A novice fly fisher in his first year who had been hanging around the shop asking all kinds of questions, stupid and otherwise, but who was tolerated because he bought everything the experts suggested in the shop, had overheard the hushed whispers about the big brown in the creek. He knew if he was the one to catch the big brown then he would finally be accepted as an equal to the others that hung around the shop. He might even be in line to offer them some advice on how to go about catching a big brown. He had studied Matching the Hatch until the books pages were dog-eared and worn. He noticed a small hatch was in progress. Eagerly he scooped up one of the newly hatched flies and studied it carefully. He noted the position of the wings, he measured the length of the antennae to determine the genera, he counted and measured the caudal filaments. He noted that the forelegs were long so he had a male, remembering the section of the book based on sexual dimorphism. With all his observations written down in his notes he carefully determined that this was a hatch of Royal Coachmen. He had tied some special Royal Coachmen for this trip, they had the finest white breast feathers from a male wood duck, and he had carefully screened all his peacock herl until he had selected those that showed the greatest sheen and color along with the proper barbule length. He cast out to the front of the pool, expertly mended his floating fly line to keep the fly floating freely as if it had just fallen out of the air like a snowflake. He went up and down the pool several times, impressing himself with each drag free float. But it was to no avail, the big brown proved to be too much of a match, his skills were not up to the standards required to catch such a trophy. He climbed the bridge and looked thoughtfully into the water. He knew he had properly matched the hatch, he knew he had a drag free float. He heard a big splash under the bridge, and knowing it was the big brown mocking his amateur attempts, decided he would forget all about fly fishing and take up bass fishing instead.


Rumors continued to pour into the shop about the big brown. Now it had become common knowledge. Men dressed in their nice clean Orvis and L.L.Bean fly fishing vests, wearing neoprene and rubber waders, with their split bamboo and graphite fly rods, their Fenwick nets and creels (the creels held their lunches, not for holding fish nowadays) and a hundred different kinds of flies lined up along to road to have a chance at catching the big brown. They waited as each took a turn sneaking down to the bank, making sure to not make any sound. The took pride in their drag free floats, in their minimal mending of the line. The looked into each others fly boxes while they were waiting and began to make fun of each others flies. Saying the heads were not even, or that the stripped peacock herl bodies were not evenly wound, with the narrow part not in proportion to the wider parts. Tempers flared as a debate broke out among the dry fly purists and the wet fly fanatics. Someone showed up with a Muddler and was ridiculed right off of the stream.


One guy with a Dan Bailey tied Pale Evening Dun nymph finally got a strike. The fight only lasted the several seconds it took for his 9X tippet to be snapped like a gossamer thread. Arguments broke out whether it had indeed even been the big brown, some accusing the angler of striking at a snag and popping his line. The grumpy crowd of fly fishers moved as a group down the road arguing over who had the best presentation, whose flies were the best, who had the rarest feathers in their flies. As the crowd wondered down the road the only person left was a youngster who had just wandered down to the creek from the mountain to see why so many people were trying to fish there. They told him they were trying to catch a huge brown trout that lived under the bridge.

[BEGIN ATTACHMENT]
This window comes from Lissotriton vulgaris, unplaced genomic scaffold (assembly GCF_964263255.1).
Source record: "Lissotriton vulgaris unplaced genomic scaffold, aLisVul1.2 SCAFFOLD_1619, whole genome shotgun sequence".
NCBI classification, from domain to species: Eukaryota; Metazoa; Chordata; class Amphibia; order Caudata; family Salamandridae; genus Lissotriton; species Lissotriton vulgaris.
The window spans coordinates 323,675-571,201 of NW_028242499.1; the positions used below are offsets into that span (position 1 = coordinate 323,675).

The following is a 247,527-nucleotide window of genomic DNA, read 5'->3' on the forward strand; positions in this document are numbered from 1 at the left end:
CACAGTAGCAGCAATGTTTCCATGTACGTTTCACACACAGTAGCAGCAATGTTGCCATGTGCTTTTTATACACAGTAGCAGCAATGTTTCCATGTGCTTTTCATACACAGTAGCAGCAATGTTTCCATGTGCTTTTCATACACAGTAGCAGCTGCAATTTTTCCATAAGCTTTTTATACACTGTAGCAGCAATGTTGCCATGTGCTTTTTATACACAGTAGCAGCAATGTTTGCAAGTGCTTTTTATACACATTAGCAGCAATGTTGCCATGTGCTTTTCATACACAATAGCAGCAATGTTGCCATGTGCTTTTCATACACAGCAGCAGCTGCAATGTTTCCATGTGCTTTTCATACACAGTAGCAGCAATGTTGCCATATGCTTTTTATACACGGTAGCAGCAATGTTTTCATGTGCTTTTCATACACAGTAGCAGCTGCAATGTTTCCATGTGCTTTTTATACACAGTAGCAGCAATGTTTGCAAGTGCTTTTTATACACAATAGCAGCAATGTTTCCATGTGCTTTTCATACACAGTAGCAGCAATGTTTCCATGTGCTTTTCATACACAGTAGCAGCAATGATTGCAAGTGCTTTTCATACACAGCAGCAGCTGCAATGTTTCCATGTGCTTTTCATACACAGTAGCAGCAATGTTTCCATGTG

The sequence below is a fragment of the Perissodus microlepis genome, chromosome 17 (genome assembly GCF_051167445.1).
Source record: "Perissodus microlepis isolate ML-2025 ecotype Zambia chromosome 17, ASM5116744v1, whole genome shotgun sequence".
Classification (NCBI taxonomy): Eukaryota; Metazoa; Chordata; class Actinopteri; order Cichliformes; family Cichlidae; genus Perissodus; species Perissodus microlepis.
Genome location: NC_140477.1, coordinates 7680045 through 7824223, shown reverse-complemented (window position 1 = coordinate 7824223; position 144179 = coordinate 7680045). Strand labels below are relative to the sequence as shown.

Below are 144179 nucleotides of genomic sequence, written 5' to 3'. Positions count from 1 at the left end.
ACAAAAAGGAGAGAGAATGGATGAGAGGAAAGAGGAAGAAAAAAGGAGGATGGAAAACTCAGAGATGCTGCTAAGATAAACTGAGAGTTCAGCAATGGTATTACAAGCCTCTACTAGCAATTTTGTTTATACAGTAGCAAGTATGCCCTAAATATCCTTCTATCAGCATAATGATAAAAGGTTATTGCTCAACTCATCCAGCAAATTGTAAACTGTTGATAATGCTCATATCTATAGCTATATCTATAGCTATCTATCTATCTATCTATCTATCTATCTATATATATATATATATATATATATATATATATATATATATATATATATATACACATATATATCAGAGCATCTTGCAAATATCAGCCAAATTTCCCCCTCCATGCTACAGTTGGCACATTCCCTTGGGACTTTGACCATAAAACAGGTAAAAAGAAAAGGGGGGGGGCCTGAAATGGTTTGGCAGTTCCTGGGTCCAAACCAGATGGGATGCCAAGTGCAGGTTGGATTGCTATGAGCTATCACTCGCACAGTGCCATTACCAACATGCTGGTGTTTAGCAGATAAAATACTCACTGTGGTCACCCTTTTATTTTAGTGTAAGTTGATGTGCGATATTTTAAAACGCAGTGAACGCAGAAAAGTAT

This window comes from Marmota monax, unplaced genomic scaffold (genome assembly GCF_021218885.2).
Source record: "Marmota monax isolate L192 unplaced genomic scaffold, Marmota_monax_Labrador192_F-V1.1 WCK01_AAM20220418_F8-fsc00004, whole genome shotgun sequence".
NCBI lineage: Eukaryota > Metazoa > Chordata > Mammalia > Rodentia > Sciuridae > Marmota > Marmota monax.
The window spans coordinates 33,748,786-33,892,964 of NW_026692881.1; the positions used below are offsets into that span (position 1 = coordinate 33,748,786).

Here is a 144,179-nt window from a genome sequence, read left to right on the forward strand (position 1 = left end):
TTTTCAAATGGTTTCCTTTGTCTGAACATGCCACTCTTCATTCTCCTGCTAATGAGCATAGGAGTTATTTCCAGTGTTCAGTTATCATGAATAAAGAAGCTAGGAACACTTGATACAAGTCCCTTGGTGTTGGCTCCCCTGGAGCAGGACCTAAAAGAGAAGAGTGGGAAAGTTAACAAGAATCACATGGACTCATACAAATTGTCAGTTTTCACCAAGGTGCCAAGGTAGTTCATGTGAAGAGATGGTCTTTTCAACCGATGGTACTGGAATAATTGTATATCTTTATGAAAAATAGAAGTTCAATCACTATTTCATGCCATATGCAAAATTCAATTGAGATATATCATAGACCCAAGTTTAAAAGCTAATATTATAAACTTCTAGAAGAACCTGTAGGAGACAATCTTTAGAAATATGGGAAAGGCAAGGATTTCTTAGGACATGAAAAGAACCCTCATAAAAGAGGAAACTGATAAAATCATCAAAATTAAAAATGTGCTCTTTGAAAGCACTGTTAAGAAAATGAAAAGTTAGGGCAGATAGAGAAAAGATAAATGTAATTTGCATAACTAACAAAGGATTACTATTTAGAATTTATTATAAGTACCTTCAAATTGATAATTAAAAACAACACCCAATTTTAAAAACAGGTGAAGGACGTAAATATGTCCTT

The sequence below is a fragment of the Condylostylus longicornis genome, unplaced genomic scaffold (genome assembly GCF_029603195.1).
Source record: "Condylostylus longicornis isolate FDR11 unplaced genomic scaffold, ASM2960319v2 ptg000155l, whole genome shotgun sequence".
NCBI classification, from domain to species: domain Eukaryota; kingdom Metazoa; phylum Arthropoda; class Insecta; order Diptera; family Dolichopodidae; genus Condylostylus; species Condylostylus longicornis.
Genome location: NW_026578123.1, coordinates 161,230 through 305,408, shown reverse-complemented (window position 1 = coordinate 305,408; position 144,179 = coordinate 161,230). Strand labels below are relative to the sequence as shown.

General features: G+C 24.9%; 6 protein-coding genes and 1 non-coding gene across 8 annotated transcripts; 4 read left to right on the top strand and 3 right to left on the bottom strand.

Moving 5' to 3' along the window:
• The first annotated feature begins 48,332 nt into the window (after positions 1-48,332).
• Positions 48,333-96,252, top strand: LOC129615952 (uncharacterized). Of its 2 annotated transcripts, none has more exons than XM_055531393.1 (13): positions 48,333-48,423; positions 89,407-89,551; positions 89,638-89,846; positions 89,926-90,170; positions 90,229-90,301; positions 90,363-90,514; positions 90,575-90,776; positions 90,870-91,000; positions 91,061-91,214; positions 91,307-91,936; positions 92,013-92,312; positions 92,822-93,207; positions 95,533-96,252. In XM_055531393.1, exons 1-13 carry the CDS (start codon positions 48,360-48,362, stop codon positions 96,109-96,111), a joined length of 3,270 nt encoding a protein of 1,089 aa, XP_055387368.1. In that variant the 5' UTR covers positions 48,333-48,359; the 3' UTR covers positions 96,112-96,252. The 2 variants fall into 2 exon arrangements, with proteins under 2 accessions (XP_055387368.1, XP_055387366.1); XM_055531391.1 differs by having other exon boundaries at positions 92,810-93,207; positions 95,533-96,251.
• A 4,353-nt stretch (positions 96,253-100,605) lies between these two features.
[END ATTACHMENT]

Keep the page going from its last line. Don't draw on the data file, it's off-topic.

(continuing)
He now had what had to be the best spot in the river all to himself. He tied on a number 6 hook and threaded a couple of kernels of corn onto the hook. He tested the drag on his Zebco 303 attached to his new shiny fiberglass rod, the reel was fully spooled up with new 10 pound line, it was his first ever rod and reel and he was going to give it a try where all the adults had failed. He didn't know that big browns are supposed to be hard to catch, otherwise he might have given up after a few minutes. He adjusted his CoolRay sunglasses and set about catching his first big brown. His line twitched, the all of a sudden something tried to yank his rod out of his hand. His rod bent over double and the drag screamed. The boy held on for dear life until the runs stopped. He then began cranking on the reel, slowly gaining line back inch by precious inch. He could see gold gleaming from his fish still in the deeper part of the pool. As it surfaced for the first time he thought he was going to blow it he was so excited.


The fish was huge, it was beautiful. He carefully picked it up and ran home with it in his arms. He showed his father, who had never ever fished before, the huge fish. He marveled at the huge scales, the large eyes, the beautiful golden brown of its skin. He wondered what the little bits hanging down from its big lips were for. He stroked the huge yellow tail. He declared to his father that he didn't want to each such a big pretty fish. They decided to weigh it and then let it go. It weighed eight pounds even. They figured a big brown trout like that should be let loose in the river so nobody else would catch it and eat it. When they made it down to the river the let the huge brown go, he named it Ralph after his dog, and waved good bye to it as it swam away.


By Oatmeal Jack, April 2001, Potomac River, WV, USA